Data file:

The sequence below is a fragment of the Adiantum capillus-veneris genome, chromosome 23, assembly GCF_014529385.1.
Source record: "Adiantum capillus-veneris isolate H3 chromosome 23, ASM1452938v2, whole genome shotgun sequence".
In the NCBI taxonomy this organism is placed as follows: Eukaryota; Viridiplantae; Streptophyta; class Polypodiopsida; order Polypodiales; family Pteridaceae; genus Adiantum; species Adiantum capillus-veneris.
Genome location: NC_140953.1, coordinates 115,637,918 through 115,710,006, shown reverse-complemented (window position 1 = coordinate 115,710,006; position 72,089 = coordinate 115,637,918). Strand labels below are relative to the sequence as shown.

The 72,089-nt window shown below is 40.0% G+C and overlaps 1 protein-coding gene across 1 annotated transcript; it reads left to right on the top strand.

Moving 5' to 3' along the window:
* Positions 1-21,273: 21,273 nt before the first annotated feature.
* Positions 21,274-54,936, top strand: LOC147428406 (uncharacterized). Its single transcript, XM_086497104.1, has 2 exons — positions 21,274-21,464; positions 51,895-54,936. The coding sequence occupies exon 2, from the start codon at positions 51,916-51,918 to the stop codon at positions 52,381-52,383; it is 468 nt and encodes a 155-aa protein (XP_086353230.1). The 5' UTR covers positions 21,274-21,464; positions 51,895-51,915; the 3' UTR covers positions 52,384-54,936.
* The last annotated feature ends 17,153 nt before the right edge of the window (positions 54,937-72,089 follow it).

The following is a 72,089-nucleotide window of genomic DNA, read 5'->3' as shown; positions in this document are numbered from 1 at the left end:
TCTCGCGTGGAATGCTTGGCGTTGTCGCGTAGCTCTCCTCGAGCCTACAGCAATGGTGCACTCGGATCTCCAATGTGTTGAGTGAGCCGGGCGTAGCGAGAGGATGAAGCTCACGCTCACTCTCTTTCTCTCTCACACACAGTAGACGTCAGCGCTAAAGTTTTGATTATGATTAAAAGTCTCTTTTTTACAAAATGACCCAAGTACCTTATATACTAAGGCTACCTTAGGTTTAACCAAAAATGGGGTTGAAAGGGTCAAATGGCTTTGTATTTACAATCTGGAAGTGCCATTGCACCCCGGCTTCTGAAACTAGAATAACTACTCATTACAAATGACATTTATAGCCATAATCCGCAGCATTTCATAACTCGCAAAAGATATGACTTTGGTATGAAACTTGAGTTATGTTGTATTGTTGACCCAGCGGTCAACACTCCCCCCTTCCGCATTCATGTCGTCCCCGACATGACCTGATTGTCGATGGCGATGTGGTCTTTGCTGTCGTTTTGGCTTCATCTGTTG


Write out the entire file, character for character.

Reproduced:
The sequence below is a fragment of the Adiantum capillus-veneris genome, chromosome 23, assembly GCF_014529385.1.
Source record: "Adiantum capillus-veneris isolate H3 chromosome 23, ASM1452938v2, whole genome shotgun sequence".
In the NCBI taxonomy this organism is placed as follows: Eukaryota; Viridiplantae; Streptophyta; class Polypodiopsida; order Polypodiales; family Pteridaceae; genus Adiantum; species Adiantum capillus-veneris.
Genome location: NC_140953.1, coordinates 115,637,918 through 115,710,006, shown reverse-complemented (window position 1 = coordinate 115,710,006; position 72,089 = coordinate 115,637,918). Strand labels below are relative to the sequence as shown.

The 72,089-nt window shown below is 40.0% G+C and overlaps 1 protein-coding gene across 1 annotated transcript; it reads left to right on the top strand.

Moving 5' to 3' along the window:
* Positions 1-21,273: 21,273 nt before the first annotated feature.
* Positions 21,274-54,936, top strand: LOC147428406 (uncharacterized). Its single transcript, XM_086497104.1, has 2 exons — positions 21,274-21,464; positions 51,895-54,936. The coding sequence occupies exon 2, from the start codon at positions 51,916-51,918 to the stop codon at positions 52,381-52,383; it is 468 nt and encodes a 155-aa protein (XP_086353230.1). The 5' UTR covers positions 21,274-21,464; positions 51,895-51,915; the 3' UTR covers positions 52,384-54,936.
* The last annotated feature ends 17,153 nt before the right edge of the window (positions 54,937-72,089 follow it).

The following is a 72,089-nucleotide window of genomic DNA, read 5'->3' as shown; positions in this document are numbered from 1 at the left end:
TCTCGCGTGGAATGCTTGGCGTTGTCGCGTAGCTCTCCTCGAGCCTACAGCAATGGTGCACTCGGATCTCCAATGTGTTGAGTGAGCCGGGCGTAGCGAGAGGATGAAGCTCACGCTCACTCTCTTTCTCTCTCACACACAGTAGACGTCAGCGCTAAAGTTTTGATTATGATTAAAAGTCTCTTTTTTACAAAATGACCCAAGTACCTTATATACTAAGGCTACCTTAGGTTTAACCAAAAATGGGGTTGAAAGGGTCAAATGGCTTTGTATTTACAATCTGGAAGTGCCATTGCACCCCGGCTTCTGAAACTAGAATAACTACTCATTACAAATGACATTTATAGCCATAATCCGCAGCATTTCATAACTCGCAAAAGATATGACTTTGGTATGAAACTTGAGTTATGTTGTATTGTTGACCCAGCGGTCAACACTCCCCCCTTCCGCATTCATGTCGTCCCCGACATGACCTGATTGTCGATGGCGATGTGGTCTTTGCTGTCGTTTTGGCTTCATCTGTTG